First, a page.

When you’re putting together preparations for the possibility of a crisis, internal communications is usually not the first thing to come to mind. But it’s an essential part of crisis response preparedness; you must loop in employees, owners, board members, investors and the wider community (including the families and business associates of all the above) if you want to maintain your reputation.
With April 18 looming, we certainly expected to be conversing about income tax this time of year. But who could have predicted the words “Panama Papers,” “Mossack Fonseca” and “tax inversions” would be rolling off our tongues during last weekend’s barbeque?
With 11 million documents under scrutiny by the world’s journalists, it seems a safe bet that more shoes will drop, perhaps implicating brands doing business in Russia, Iceland or Argentina. The question for brand communicators is what to do now? We have some answers.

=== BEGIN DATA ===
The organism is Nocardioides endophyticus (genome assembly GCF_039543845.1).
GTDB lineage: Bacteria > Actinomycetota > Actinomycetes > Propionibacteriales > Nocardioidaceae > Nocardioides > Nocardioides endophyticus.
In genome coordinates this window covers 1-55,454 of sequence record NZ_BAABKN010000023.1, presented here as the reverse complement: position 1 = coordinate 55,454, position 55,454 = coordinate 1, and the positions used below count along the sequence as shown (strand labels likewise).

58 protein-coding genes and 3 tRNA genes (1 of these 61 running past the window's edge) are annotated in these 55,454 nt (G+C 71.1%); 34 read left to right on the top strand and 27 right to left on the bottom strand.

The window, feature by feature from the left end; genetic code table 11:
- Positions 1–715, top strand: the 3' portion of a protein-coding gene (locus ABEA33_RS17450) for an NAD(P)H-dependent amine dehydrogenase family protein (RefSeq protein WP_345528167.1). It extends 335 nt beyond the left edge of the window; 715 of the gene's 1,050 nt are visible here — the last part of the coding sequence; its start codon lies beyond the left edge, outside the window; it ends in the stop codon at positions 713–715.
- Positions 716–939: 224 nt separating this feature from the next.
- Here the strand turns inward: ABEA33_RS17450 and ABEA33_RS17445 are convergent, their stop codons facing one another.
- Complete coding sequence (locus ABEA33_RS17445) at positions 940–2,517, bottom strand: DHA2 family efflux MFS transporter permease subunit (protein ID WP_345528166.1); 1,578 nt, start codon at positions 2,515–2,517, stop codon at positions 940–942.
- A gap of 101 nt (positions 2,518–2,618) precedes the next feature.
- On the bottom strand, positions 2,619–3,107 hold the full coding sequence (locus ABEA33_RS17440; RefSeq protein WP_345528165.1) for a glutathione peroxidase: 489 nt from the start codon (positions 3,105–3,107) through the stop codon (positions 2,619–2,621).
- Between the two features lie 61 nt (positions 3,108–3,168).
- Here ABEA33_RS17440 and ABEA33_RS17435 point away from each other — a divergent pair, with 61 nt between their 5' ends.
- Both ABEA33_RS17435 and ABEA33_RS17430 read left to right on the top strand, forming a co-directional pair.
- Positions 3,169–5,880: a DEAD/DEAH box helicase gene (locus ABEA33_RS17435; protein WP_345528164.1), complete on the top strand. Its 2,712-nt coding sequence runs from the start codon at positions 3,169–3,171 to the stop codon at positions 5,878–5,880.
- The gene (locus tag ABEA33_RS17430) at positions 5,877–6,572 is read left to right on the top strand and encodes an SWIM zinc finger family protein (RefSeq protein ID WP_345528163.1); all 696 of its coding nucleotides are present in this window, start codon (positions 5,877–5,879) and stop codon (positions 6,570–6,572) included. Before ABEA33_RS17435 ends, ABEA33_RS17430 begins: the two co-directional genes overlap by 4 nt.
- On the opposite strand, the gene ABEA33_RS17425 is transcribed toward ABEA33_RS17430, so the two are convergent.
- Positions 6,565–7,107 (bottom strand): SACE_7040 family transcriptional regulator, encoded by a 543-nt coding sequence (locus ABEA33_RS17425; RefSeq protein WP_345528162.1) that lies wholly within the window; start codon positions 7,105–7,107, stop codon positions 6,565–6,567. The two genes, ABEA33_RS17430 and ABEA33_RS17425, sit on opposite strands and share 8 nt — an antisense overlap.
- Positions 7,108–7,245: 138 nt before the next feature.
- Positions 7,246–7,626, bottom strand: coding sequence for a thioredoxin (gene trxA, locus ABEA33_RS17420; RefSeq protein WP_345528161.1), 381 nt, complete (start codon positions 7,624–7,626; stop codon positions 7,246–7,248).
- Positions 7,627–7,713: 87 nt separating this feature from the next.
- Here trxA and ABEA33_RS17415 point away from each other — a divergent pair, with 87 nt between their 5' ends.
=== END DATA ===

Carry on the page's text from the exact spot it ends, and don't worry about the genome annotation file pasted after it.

Nearly half of the communicators surveyed in a poll conducted earlier this month said their organizations lack a crisis communication playbook.
Credit is due to ad agency J. Walter Thompson and WPP for surpassing our advice on their crisis. A new CEO with a new vision, backed up by JWT’s new documentary focused on the achievements of female pioneers and leaders, all add up to an earnest response to an ugly public relations moment.
C-level execs, especially board members, rightfully are becoming more concerned and aware. The rivers of data flowing underneath businesses they run are at legitimate risk. The damage from breaches can run into the hundreds of millions of dollars when totaling the financial impact of what comes with a breach today: customer and activist investor lawsuits, initial and ongoing investigations and the strain on technological and human capital.
In this excerpt from PR News’ Book of Crisis Management Strategies & Tactics, Vol. 8, Ann Marie van den Hurk lists six recommendations for integrating social media into every crisis scenario your brand or client might face.
CEOs of two media agencies owned by U.K.-based WPP are under fire for alleged offensive conduct.
For years it seemed that all their advice fell on very deaf ears, but in recent months, and to a large extent due to the immediacy of social media, more and more major brands have been heeding their advice.